MaliVai Washington walked into the lobby of the Ritz Carlton and began eyeing the silent auction items displayed on the tables. Not odd – the spread was part of a foundation fundraiser taking place that evening, and Washington was in DC to accept an honor. What was strange is that no one immediately recognized him. Quite a difference from Washington’s days on the tennis court, where the one-time Wimbledon finalist made his presence known with his booming serve and steady ground game.
Washington probably did not take it personal. After all, on this night he was being recognized by the Washington Tennis & Education Foundation for his post-playing philanthropy work. This night was about the more than 10 years he’d been working to serve youth, not aces. This night was about celebrating the accomplishments of the MaliVai Washington Kids Foundation and the Youth Center that opened its doors in 2008.
It is with the foundation that Washington has fiercely devoted as much time and energy as he once did on his game. And in a world where distractions are plentiful, Washington hopes the lessons he’s learned from tennis – discipline, sportsmanship, self-confidence – can be taught to the youth he works with.
“The biggest challenge we face occurs everyday, because these kids are being pulled into negative directions on a daily basis,” he says. “We are pulling them into something positive. And we have to figure out productive ways to keep them on track.”
Started back in 1997 in Jacksonville, Florida, MWKF’s programs provide development activities for youth in elementary through high school. There are after-school programs, summer camps, and of course tennis. The foundation operates in one of the most underserved areas of the city – a majority of the children live at or below the poverty level, and there are high rates of teen pregnancy and juvenile crime. To date, the organization has touched the lives of more than 15,000 Jacksonville area-youth. And a true measure of its success is the brand new, $3 million state-of-the-art youth center.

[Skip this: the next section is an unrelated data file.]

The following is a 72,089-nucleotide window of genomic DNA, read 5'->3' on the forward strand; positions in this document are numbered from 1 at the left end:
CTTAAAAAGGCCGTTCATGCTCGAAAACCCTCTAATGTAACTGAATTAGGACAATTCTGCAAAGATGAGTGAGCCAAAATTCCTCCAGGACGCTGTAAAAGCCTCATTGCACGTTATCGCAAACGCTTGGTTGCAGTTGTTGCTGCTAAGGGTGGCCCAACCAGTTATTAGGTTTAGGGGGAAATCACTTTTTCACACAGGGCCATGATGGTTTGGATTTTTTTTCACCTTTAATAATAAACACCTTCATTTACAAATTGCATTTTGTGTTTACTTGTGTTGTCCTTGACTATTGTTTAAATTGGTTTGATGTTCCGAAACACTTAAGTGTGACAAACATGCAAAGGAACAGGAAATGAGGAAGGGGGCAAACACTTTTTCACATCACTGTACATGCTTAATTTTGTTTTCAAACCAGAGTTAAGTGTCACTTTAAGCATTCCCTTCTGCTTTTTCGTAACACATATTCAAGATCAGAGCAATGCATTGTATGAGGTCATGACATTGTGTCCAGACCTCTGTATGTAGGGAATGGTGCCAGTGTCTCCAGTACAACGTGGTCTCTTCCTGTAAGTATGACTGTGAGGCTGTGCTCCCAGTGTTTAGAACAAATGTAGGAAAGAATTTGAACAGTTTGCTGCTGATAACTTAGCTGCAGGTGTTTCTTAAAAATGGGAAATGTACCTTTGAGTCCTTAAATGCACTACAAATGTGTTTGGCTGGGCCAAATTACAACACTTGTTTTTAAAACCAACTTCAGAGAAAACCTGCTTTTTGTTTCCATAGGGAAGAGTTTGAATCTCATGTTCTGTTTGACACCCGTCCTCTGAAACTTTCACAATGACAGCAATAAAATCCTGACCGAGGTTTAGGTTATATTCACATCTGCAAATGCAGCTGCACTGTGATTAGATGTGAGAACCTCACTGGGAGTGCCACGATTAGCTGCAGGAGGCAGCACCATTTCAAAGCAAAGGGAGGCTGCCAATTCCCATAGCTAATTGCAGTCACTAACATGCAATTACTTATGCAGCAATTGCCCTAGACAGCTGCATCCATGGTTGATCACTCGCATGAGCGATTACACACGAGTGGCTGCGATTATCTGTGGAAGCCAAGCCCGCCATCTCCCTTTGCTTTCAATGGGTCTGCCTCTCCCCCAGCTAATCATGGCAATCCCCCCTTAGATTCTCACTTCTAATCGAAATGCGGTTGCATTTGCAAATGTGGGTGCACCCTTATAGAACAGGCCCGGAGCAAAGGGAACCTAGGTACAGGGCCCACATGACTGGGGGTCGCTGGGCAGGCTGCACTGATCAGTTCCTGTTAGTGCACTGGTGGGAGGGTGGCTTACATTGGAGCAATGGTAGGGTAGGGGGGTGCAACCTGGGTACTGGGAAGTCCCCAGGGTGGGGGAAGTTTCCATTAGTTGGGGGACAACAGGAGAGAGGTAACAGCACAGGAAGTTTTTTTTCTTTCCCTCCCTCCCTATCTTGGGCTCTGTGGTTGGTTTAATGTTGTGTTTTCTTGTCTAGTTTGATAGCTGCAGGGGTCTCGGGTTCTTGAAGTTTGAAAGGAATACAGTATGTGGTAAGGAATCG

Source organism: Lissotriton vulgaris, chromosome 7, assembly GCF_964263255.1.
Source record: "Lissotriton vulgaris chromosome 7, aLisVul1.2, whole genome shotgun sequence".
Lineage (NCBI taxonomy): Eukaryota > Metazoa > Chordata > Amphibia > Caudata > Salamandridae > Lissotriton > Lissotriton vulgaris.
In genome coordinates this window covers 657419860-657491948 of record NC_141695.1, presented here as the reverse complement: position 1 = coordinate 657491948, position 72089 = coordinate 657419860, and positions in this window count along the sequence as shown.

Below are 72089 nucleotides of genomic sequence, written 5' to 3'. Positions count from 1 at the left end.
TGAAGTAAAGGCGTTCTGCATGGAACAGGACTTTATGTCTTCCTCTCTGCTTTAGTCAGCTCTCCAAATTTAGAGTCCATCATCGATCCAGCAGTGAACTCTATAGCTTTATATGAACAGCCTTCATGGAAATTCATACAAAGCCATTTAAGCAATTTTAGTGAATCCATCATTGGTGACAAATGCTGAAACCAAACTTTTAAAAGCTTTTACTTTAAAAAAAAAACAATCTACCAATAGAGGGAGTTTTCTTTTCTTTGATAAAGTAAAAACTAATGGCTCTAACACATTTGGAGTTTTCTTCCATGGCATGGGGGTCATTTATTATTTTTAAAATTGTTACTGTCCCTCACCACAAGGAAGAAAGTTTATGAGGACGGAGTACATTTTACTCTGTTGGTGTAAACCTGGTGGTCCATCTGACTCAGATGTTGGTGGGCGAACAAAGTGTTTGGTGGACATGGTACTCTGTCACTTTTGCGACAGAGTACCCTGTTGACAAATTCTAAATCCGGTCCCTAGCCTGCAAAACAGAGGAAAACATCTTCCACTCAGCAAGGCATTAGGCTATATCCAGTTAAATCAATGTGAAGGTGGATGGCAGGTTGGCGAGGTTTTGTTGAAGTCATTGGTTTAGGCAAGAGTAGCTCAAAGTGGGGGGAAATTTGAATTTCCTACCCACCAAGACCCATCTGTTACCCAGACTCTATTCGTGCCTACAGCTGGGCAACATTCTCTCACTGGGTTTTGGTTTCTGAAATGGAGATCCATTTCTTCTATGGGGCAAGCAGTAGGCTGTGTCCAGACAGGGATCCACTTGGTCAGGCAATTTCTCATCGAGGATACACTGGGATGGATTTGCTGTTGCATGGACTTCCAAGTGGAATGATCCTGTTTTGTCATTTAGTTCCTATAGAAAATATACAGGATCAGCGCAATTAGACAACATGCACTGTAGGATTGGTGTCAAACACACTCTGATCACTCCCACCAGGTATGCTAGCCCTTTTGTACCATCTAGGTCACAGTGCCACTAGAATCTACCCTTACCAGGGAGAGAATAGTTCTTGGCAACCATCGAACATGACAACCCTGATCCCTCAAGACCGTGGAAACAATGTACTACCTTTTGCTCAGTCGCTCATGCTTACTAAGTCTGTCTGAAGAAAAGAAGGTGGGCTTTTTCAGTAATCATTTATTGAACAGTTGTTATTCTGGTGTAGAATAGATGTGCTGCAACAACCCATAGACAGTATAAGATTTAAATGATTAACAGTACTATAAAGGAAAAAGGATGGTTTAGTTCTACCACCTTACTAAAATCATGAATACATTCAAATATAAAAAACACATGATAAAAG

The WTEF, a tennis, education and life skills foundation itself, presented Washington, and Mary Carillo, with the Champion of Tennis Award at its annual fundraiser.
“I’m excited the WTEF is embarking on a project to expand,” said Washington, referring to the new center. “I know our impact as a result of expanding, and to be part of that is exciting for me.”
And as he did after capturing the Arthur Ashe Humanitarian of the Year award in 2009, Washington shifted the focus from himself onto the foundation, acknowledging that it was a “tremendous” honor he appreciated and accepted on behalf of his hard-working staff, as it showed their efforts were being noticed.
He and his staff will continue to work tirelessly to accomplish the foundation’s goals.
“It’s more work than I could ever have imagined,” says Washington, who is involved in every aspect of the foundation. “But it’s also more gratifying than I could have ever imagined.”
Living a purposeful life might be the nicest way to recognized.
How you can get in the game:
At the MaliVai Washington Kids Foundation website, you can make a donation or volunteer your services
You can also show your support for the Washington Tennis & Education Foundation at their website